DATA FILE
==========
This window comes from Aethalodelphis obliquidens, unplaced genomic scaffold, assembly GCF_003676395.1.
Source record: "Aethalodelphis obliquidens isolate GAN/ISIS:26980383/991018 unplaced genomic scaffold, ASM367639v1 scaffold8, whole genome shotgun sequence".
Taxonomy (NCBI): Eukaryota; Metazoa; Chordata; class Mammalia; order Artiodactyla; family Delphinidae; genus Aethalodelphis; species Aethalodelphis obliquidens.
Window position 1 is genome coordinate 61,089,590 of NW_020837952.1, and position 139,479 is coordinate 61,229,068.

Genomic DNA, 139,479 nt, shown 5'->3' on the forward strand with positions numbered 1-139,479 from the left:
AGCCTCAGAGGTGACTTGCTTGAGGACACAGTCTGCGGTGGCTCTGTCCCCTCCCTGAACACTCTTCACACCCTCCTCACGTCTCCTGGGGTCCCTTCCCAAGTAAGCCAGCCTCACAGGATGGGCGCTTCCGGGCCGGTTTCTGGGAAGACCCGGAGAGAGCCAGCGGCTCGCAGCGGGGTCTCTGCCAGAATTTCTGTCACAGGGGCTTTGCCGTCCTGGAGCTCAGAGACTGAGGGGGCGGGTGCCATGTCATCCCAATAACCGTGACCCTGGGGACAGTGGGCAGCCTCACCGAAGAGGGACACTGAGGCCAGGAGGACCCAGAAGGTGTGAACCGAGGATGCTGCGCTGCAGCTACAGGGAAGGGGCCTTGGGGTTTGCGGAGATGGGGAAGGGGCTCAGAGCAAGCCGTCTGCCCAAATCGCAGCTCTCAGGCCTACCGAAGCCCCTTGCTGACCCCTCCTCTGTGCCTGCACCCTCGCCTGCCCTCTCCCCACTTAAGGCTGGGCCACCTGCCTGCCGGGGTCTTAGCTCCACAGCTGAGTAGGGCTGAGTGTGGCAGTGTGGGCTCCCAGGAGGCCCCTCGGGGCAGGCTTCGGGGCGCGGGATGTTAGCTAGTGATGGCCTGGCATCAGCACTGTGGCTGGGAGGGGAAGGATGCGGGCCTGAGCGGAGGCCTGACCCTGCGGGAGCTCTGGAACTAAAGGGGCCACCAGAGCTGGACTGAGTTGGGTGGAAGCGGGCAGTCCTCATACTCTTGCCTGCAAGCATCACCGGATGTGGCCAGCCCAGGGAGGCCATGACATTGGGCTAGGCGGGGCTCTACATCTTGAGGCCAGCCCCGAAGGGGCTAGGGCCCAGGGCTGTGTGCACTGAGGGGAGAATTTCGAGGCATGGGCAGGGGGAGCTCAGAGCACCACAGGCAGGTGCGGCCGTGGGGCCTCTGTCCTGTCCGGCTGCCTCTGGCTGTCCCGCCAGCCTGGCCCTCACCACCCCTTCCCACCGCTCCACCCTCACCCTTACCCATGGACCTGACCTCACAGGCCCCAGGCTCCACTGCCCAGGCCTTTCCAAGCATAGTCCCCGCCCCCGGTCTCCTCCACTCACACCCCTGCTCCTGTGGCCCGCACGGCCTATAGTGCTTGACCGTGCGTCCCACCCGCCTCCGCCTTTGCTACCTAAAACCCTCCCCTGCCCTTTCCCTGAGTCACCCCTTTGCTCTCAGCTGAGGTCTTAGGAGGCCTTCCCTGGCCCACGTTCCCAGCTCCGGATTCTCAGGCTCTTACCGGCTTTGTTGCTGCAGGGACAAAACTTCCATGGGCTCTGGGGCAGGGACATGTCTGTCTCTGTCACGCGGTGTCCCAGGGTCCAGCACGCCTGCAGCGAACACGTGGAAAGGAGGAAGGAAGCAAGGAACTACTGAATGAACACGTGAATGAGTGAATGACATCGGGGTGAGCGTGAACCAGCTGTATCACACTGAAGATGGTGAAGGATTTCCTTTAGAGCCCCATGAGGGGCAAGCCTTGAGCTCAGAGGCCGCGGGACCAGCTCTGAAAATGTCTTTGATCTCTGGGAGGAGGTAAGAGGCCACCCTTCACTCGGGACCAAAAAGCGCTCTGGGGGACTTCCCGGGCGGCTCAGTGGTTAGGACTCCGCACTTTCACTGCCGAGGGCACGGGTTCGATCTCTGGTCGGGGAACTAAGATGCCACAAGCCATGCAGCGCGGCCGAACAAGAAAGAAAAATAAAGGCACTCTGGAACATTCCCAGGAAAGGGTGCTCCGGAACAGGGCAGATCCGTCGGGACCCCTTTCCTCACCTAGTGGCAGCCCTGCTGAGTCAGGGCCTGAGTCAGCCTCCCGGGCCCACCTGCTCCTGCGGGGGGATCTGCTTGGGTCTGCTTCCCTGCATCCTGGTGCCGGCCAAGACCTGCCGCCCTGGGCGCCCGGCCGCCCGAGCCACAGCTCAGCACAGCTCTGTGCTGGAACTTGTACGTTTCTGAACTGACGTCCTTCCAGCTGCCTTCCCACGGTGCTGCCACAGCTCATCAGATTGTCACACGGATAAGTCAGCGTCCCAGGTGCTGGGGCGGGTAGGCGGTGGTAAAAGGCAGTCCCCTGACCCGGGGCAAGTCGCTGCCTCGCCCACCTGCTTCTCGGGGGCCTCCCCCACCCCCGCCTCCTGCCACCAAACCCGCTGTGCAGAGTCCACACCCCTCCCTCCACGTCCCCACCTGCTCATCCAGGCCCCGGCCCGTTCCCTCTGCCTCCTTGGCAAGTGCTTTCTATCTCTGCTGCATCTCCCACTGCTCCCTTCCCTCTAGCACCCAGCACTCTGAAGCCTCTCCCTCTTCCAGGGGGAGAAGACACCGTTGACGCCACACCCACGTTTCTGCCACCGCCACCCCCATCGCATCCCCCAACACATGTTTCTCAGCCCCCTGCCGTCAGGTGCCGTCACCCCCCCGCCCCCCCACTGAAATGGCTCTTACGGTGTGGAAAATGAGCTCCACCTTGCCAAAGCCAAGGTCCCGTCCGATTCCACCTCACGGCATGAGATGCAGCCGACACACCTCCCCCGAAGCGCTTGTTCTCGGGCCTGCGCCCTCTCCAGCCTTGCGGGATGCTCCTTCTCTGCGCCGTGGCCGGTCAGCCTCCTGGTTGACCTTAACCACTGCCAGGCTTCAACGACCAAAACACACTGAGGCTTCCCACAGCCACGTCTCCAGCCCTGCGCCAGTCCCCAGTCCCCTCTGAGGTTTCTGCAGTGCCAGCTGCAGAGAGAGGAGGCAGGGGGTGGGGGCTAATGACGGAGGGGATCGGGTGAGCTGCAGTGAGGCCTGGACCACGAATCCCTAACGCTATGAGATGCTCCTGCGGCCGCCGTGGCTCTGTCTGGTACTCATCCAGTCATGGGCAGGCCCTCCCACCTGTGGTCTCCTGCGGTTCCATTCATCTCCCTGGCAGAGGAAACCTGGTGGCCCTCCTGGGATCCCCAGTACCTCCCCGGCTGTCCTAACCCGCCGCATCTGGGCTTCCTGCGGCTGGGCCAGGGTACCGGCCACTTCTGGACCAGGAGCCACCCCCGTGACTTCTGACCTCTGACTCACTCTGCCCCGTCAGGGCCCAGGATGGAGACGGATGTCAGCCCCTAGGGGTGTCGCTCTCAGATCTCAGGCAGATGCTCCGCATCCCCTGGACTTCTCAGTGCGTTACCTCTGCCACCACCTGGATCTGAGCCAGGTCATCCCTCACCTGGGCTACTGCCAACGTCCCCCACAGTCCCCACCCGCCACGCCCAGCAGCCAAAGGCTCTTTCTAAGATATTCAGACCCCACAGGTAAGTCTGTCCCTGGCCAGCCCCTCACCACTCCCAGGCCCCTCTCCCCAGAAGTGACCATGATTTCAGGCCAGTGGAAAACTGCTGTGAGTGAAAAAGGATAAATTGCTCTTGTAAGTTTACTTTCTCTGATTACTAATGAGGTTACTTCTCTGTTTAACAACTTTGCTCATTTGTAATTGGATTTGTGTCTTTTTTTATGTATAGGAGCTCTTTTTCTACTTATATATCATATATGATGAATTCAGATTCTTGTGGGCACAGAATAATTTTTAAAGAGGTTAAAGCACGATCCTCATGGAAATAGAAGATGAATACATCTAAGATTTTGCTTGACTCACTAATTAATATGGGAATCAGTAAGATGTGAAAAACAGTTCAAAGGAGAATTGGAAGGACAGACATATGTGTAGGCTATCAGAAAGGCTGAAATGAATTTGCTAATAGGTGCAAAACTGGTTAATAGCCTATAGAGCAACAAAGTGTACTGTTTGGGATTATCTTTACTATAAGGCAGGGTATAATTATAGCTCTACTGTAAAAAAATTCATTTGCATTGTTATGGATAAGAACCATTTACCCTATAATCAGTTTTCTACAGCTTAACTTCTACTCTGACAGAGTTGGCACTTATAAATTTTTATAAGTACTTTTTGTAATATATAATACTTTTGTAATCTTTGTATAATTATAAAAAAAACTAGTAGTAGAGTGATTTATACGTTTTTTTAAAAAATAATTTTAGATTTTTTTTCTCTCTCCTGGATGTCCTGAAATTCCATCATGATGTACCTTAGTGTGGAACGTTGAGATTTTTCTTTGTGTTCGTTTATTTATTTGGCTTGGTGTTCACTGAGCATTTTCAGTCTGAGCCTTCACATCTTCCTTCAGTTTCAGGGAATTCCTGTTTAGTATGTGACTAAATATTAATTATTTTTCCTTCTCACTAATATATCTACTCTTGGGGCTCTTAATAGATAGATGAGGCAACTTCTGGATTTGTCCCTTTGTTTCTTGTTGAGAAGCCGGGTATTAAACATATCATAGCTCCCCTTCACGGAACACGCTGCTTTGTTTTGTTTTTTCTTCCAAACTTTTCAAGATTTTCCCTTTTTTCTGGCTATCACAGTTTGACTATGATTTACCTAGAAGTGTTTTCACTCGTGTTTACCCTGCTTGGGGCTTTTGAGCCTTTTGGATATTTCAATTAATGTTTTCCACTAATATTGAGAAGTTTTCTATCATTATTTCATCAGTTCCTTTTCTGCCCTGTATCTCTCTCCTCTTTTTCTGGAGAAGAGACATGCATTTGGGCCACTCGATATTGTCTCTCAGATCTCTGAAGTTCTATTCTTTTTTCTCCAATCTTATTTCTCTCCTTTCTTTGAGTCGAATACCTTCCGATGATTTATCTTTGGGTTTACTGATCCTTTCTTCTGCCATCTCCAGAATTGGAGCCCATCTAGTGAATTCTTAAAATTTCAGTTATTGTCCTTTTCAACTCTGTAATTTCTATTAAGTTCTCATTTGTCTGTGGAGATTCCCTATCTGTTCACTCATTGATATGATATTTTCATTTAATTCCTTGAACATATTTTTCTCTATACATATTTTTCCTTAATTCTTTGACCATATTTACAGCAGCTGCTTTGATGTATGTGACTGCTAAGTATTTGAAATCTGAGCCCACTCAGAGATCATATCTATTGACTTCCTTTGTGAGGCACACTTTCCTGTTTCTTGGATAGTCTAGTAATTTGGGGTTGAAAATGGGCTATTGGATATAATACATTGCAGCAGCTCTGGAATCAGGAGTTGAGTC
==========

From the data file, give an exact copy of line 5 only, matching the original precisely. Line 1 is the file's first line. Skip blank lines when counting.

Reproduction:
Genomic DNA, 139,479 nt, shown 5'->3' on the forward strand with positions numbered 1-139,479 from the left: